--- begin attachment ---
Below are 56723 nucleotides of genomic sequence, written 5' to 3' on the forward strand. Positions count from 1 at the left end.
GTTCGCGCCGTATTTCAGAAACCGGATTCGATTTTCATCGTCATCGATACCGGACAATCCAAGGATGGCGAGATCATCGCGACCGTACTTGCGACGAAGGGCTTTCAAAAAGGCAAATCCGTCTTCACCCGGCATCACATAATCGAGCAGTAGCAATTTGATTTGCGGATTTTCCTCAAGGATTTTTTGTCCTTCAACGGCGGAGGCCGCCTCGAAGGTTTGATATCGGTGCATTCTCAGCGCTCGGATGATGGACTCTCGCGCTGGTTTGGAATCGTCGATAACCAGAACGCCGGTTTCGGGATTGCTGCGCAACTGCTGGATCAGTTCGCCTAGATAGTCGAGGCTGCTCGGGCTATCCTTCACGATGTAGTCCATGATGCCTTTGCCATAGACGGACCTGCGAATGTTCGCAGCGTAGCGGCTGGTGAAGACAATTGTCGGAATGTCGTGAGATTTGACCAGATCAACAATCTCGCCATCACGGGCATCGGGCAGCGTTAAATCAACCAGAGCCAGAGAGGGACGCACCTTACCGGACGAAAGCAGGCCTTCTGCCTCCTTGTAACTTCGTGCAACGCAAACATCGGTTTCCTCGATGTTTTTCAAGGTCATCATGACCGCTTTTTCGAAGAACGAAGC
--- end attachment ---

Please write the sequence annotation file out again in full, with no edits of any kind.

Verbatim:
Below are 56723 nucleotides of genomic sequence, written 5' to 3' on the forward strand. Positions count from 1 at the left end.
GTTCGCGCCGTATTTCAGAAACCGGATTCGATTTTCATCGTCATCGATACCGGACAATCCAAGGATGGCGAGATCATCGCGACCGTACTTGCGACGAAGGGCTTTCAAAAAGGCAAATCCGTCTTCACCCGGCATCACATAATCGAGCAGTAGCAATTTGATTTGCGGATTTTCCTCAAGGATTTTTTGTCCTTCAACGGCGGAGGCCGCCTCGAAGGTTTGATATCGGTGCATTCTCAGCGCTCGGATGATGGACTCTCGCGCTGGTTTGGAATCGTCGATAACCAGAACGCCGGTTTCGGGATTGCTGCGCAACTGCTGGATCAGTTCGCCTAGATAGTCGAGGCTGCTCGGGCTATCCTTCACGATGTAGTCCATGATGCCTTTGCCATAGACGGACCTGCGAATGTTCGCAGCGTAGCGGCTGGTGAAGACAATTGTCGGAATGTCGTGAGATTTGACCAGATCAACAATCTCGCCATCACGGGCATCGGGCAGCGTTAAATCAACCAGAGCCAGAGAGGGACGCACCTTACCGGACGAAAGCAGGCCTTCTGCCTCCTTGTAACTTCGTGCAACGCAAACATCGGTTTCCTCGATGTTTTTCAAGGTCATCATGACCGCTTTTTCGAAGAACGAAGC